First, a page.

The association of coffee with St. Drogo, a French saint venerated at Sebourg, has even more circuitous history. Since about 1860, Drogo has been credited as the patron saint of coffeehouses, especially in Ghent, but the reasons for this remain obscure. A twelfth-century orphan, he early devoted himself to penance, pilgrimage, and charity, giving away all that he earned as a shepherd beside what he needed to stay alive (Fig. 4). When a painful hernia made work and travel impossible, he settled down as a hermit in Sebourg, living on a bare ration of brown bread and warm water until his death in 1186.
Drogo’s hagiography offers nothing that might link the saint to coffee besides his penchant for drinking warm water, and this might have encouraged his association with the beverage. However, it may be worth considering that in the mid-nineteenth century, when the saint’s link to coffeehouses is first recorded, his cult center of Sebourg was also renowned for the production of chicory, a plant used in combination with coffee and as a coffee substitute in both France and the Low Countries from the late eighteenth century onward. Could the local chicory trade have encouraged St. Drogo’s association with coffee drinking? We would love to hear from historians who may have an answer to this mystery.
Anachronisms aside, what St. Drogo and the “coffee boy” tell us quite clearly is how flexibly saints’ lives and iconography responded to the changing priorities of the communities around them. The same flexibility more recently has given us Saint Claire as the patron saint of television and Saint Isidore of Seville as patron of the internet. What new saintly protectors will the 21st century bring? There’s a question to ponder over your next cup of joe.
As our subscribers will have heard, refinements of the new Index database application are proceeding on schedule, and on March 30 it will become the primary and only route to online search of Index records. We think you’ll find the new platform much more user friendly and appreciate features such as filtered searching, a date slider, and (mirabile dictu) immediately visible thumbnail images.
Subscribing institutions should be switching the URL to https://theindex.princeton.edu, and some may have done so already. You should also be able to access the database by navigating to this URL if you are on site and using the IP range of a subscribing institution.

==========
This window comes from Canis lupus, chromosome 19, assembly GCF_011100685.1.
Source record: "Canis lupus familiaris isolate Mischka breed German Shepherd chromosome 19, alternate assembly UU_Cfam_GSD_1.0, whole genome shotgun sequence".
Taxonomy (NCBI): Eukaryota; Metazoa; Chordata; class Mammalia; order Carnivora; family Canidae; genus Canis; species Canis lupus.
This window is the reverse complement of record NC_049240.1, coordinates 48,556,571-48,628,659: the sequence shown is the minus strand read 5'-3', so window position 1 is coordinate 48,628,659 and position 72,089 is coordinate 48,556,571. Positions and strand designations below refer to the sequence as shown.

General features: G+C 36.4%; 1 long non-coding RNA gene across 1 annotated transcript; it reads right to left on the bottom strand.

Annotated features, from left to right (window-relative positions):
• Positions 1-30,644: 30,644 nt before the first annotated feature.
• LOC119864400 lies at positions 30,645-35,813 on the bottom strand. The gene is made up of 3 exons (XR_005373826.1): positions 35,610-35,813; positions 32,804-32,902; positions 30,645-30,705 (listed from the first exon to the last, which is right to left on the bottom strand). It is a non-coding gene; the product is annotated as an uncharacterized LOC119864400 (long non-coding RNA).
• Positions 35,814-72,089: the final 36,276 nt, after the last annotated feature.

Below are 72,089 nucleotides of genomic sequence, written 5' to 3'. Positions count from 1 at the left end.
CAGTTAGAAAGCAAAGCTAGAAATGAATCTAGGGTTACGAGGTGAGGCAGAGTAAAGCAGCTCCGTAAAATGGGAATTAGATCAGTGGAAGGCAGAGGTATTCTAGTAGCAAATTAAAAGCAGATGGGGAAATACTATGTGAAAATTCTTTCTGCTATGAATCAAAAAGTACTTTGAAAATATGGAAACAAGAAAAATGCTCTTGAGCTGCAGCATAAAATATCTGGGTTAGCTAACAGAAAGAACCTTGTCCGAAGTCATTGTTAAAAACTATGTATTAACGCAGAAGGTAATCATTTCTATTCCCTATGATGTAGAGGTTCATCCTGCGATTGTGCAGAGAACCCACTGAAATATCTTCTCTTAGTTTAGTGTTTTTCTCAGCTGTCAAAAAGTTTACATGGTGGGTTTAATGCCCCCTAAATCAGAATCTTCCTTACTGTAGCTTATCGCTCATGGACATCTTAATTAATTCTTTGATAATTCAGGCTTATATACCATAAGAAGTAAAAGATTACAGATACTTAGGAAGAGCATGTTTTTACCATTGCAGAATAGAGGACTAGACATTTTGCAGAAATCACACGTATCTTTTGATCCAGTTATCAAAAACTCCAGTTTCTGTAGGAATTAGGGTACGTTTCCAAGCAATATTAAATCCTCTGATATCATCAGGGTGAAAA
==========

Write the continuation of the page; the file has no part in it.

If you’d like a jump start in using the new system, please check out the tips below. Your feedback is welcome at email@example.com.
Once there, click on the “Search” dropdown and choose “Advanced Search.” Type one or more keywords into the “Search Expression” line for a Boolean search, which can be filtered by Work of Art Type, Creator, Location, etc. in the fields below; dates can be refined using the slider. Exact-phrase searching iis coming in the next few weeks, so if it isn’t active when you visit, please check back.
Clicking the search button calls up a results list that appears below the search filters; click thumbnails to see the full records. Works can also be searched for by browsing the Index authorities for Subject, Creator, Patron, among others; each authority includes an expandable bar containing to the records in which the term appears.
As you try out the site, please remember that some design elements and search tools are still actively in development: layout, terminology, and search dynamics still may change. This makes your feedback all the more useful, as it helps us to evaluate future refinements. We look forward to hearing from you!
Throughout the Middle Ages, the feast of the Presentation of Christ was observed on February 2nd, where it gradually absorbed the rites of the Purification of the Virgin. Incorporating blessed candles and certain songs, the feast came to be known as Candlemas. The only gospel writer to describe the Presentation of Christ in the Temple was Luke in the second chapter of his Gospel account (Luke 2:22–39). Luke writes that, in accordance with Jewish tradition, parents were required to bring an acceptable offering in exchange for the priest’s redemptive blessing on their child. Luke notes that “a pair of turtledoves, or two young pigeons” would fulfill the sacrifice (Luke 2:24). In Presentation scenes, the gathered doves, usually held by Joseph, signal Christ’s restoration under Mosaic Law. Over time, lit candles at this same ritual came to mark the Virgin’s cleansing and reentry into the temple. In a stained-glass window in Canterbury Cathedral, we find Joseph holding both implements at the far left, a visual sign of the combined purpose of their visit (Figure 1).